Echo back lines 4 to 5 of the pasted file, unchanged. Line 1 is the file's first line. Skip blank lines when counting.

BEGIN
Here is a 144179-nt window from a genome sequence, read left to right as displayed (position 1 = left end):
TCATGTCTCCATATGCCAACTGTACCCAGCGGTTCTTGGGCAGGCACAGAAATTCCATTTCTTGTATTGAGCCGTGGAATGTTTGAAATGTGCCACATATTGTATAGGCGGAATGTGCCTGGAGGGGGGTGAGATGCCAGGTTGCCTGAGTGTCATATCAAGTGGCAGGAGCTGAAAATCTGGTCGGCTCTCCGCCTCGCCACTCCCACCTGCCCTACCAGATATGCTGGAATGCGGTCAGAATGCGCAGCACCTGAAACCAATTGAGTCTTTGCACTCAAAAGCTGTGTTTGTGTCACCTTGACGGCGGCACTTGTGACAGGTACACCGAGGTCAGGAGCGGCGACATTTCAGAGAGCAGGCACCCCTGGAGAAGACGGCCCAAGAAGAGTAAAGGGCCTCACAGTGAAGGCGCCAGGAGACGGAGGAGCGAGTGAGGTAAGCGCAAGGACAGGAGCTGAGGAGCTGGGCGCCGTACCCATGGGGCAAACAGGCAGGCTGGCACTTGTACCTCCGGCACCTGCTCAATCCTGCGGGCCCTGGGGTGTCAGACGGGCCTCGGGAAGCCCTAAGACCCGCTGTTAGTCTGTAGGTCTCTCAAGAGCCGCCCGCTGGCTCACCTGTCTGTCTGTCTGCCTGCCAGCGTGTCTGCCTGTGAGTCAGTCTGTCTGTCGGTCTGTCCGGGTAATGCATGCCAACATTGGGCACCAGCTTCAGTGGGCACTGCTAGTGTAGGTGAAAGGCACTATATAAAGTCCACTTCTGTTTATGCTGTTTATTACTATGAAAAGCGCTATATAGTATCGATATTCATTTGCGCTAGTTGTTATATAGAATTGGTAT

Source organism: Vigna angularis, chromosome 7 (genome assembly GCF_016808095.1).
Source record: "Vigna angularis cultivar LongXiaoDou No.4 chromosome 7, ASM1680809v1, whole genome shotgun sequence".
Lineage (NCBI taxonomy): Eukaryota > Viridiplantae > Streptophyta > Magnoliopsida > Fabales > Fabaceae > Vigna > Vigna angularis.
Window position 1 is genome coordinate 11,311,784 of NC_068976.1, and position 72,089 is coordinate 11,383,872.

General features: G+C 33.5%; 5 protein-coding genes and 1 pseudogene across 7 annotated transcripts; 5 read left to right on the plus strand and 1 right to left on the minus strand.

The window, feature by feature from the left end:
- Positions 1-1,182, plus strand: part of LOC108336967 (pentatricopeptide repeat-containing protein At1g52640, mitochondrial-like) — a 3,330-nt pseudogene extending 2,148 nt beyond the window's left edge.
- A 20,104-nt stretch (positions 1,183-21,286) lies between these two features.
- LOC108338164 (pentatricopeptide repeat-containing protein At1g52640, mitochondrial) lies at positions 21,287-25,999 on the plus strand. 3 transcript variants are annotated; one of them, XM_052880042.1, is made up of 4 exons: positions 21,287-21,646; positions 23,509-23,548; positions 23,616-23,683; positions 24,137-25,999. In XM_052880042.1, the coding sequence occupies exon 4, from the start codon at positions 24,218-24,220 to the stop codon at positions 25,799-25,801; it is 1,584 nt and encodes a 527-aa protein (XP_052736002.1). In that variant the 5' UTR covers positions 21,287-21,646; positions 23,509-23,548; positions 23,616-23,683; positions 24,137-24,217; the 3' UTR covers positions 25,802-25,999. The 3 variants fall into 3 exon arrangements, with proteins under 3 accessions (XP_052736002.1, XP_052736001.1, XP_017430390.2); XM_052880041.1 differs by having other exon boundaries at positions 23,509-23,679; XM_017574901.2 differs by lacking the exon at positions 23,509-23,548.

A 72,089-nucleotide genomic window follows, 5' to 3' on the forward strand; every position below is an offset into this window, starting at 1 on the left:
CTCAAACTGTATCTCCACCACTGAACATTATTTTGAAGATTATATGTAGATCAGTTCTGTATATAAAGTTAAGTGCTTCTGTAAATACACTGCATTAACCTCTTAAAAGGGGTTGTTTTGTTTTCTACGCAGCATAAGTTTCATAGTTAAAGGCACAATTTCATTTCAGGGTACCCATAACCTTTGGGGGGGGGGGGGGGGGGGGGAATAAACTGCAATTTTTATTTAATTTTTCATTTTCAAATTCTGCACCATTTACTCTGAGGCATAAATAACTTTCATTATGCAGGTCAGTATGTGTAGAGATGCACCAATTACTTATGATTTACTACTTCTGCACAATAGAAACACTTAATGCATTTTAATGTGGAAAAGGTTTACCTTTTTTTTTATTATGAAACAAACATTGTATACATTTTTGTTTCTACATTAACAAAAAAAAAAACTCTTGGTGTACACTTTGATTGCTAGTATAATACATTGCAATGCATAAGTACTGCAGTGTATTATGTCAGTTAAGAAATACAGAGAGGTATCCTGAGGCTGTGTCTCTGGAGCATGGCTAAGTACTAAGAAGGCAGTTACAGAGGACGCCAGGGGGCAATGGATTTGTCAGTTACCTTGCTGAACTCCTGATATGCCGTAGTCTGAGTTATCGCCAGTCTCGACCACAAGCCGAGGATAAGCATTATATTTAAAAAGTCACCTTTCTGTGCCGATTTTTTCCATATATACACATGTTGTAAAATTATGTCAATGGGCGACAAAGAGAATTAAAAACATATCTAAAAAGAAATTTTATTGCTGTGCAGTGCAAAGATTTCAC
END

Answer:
Source record: "Vigna angularis cultivar LongXiaoDou No.4 chromosome 7, ASM1680809v1, whole genome shotgun sequence".
Lineage (NCBI taxonomy): Eukaryota > Viridiplantae > Streptophyta > Magnoliopsida > Fabales > Fabaceae > Vigna > Vigna angularis.